Soon, we will be back to “normal,” or at least something that resembles it. Promising vaccines are on the horizon. In some states, businesses are reopening. Holiday shopping is even underway.
At the same time, millions of US-based businesses are preparing for 2021 and what it may bring. Through the sharp second quarter decline, many industry sectors saw gross revenues drop by more than 40%. The same was true for consumer spending, which represents more than 65% of US GDP. Here is where US businesses stand, on average, as we enter winter.
- Small business revenues were down over 23% in October compared to January.
- Small business open rates reported down over 24% in October compared to January.
- The Wall Street Journal reported consumer spending fell a record 13.6% in April 2020.
Now we find ourselves, after a sharp third quarter recovery, in a more challenging growth environment, where we may experience one step back for every two steps forward. There continues to be uncertainty due to the spread of the virus and its impacts on local business conditions. The key question when it comes to businesses growth or “regrowth” is: Where will owners find the short-term working capital to fund their new sales?
Here’s a glimpse into the pre-pandemic mindsets of small business owners.
- A 2019 study from Intuit points out that 69% of small business owners report being kept up at night with cash flow concerns and 61% of small businesses regularly struggle with cash flow.
- JP Morgan Chase Institute determined that the average business had a 27-day cash buffer (pre-pandemic).
- A Price Waterhouse study in April 2020 reported that 71% of businesses said their top concern as it relates to COVID-19 was access to capital resources.
Many businesses and major corporations borrowed heavily on their credit lines, pre-shutdown, to ensure adequate cash reserves moving into March 2020. This can be seen in the graphic below, which shows roughly $228 billion in new commercial loan growth during that month. Much of that cash was depleted through the summer and fall.
Commercial & Industrial Loan Balances in the US
Of course, CARES Act initiatives began in April, including the Paycheck Protection Program (PPP). We then saw commercial loan balances increase by more than $370 billion. But PPP funds were only designed to fill a short-term payroll gap of eight to ten weeks.
In order to manage future growth, businesses will once again need access to short-term working capital, either through private investment or commercial finance. To accommodate the fluctuating nature of the financing need, all forms of working capital financing are expected to take center stage in 2021.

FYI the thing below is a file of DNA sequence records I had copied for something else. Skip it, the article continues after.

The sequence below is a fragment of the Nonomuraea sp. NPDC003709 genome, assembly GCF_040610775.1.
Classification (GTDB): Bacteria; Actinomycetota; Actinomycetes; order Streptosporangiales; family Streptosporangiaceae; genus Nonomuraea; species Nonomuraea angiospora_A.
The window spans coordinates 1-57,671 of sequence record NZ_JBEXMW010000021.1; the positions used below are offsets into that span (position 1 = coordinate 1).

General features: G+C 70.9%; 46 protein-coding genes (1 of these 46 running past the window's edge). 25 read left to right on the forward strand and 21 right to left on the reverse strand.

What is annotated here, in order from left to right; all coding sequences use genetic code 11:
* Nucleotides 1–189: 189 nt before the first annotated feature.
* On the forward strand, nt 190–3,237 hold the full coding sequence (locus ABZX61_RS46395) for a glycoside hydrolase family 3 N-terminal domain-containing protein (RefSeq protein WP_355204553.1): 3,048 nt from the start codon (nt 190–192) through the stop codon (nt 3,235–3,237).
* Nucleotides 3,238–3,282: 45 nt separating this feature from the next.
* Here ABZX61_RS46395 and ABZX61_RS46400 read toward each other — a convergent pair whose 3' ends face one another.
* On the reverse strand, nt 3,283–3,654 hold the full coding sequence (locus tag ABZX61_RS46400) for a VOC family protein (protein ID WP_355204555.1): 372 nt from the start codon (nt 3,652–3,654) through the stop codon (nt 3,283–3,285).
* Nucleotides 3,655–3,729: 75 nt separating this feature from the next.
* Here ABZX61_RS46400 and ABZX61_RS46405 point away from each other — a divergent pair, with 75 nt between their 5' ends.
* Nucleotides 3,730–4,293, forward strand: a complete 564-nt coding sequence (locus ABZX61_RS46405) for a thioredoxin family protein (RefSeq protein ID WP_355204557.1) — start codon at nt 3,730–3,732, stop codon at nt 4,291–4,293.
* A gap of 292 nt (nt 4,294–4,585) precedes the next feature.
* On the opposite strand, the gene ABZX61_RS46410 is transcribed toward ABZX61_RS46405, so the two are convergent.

As these businesses start their engines for the race to come, they will need fuel. At the same time, financial institutions will likely be receiving 2020 financials that reflect the severe stress many of these businesses were under throughout much of this year.
This leads us to the credit challenge of making loans available in a tight credit environment. Meeting that challenge will require good data and responsive financing systems to address volatile credit risk while striving to address client demand and help businesses in our local communities.
As businesses’ sales increase, so will the accounts receivable on their balance sheets. This is where they will have the opportunity to unlock the cash tied up in those accounts. Financial institutions that offer monitored borrowing base lines of credit hold a distinct market advantage by affording the opportunity to help businesses unlock those frozen assets.
As an eternal optimist, I choose to believe that 2021 will be an exciting time when we will all witness the re-emergence of our economy to levels that will eventually reach higher than they were pre-pandemic.
Financial institutions will play a significant role in the recovery and accounts receivable financing will be a major way in which they do it.
Community financial institutions hold a mandate to serve local economies, and I believe that obligation is felt deeply by every successful lending officer. Former IBM CEO Thomas Watson, Sr. once said, “To be successful, you have to have your heart in your business, and business in your heart.” That statement exemplifies the sentiments that will carry us beyond our current struggles and into the promise of renewed prosperity.